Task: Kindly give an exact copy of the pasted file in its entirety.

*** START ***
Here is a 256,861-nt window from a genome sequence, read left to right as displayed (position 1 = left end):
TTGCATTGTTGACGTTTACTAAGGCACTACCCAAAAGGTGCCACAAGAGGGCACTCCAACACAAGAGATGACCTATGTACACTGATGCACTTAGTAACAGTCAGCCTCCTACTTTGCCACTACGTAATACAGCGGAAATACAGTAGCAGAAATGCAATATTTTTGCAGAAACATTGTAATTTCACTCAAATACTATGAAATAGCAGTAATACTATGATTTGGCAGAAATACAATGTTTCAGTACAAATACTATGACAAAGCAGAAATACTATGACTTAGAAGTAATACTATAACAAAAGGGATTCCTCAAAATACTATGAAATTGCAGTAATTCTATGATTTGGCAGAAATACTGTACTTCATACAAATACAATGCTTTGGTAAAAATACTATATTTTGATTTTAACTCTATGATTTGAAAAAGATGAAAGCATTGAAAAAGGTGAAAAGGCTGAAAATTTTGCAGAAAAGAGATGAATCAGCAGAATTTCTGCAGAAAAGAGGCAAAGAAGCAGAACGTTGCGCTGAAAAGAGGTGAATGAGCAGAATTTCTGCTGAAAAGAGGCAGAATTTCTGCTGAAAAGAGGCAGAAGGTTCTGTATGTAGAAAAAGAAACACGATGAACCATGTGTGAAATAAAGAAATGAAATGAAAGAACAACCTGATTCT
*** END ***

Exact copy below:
Here is a 256,861-nt window from a genome sequence, read left to right as displayed (position 1 = left end):
TTGCATTGTTGACGTTTACTAAGGCACTACCCAAAAGGTGCCACAAGAGGGCACTCCAACACAAGAGATGACCTATGTACACTGATGCACTTAGTAACAGTCAGCCTCCTACTTTGCCACTACGTAATACAGCGGAAATACAGTAGCAGAAATGCAATATTTTTGCAGAAACATTGTAATTTCACTCAAATACTATGAAATAGCAGTAATACTATGATTTGGCAGAAATACAATGTTTCAGTACAAATACTATGACAAAGCAGAAATACTATGACTTAGAAGTAATACTATAACAAAAGGGATTCCTCAAAATACTATGAAATTGCAGTAATTCTATGATTTGGCAGAAATACTGTACTTCATACAAATACAATGCTTTGGTAAAAATACTATATTTTGATTTTAACTCTATGATTTGAAAAAGATGAAAGCATTGAAAAAGGTGAAAAGGCTGAAAATTTTGCAGAAAAGAGATGAATCAGCAGAATTTCTGCAGAAAAGAGGCAAAGAAGCAGAACGTTGCGCTGAAAAGAGGTGAATGAGCAGAATTTCTGCTGAAAAGAGGCAGAATTTCTGCTGAAAAGAGGCAGAAGGTTCTGTATGTAGAAAAAGAAACACGATGAACCATGTGTGAAATAAAGAAATGAAATGAAAGAACAACCTGATTCT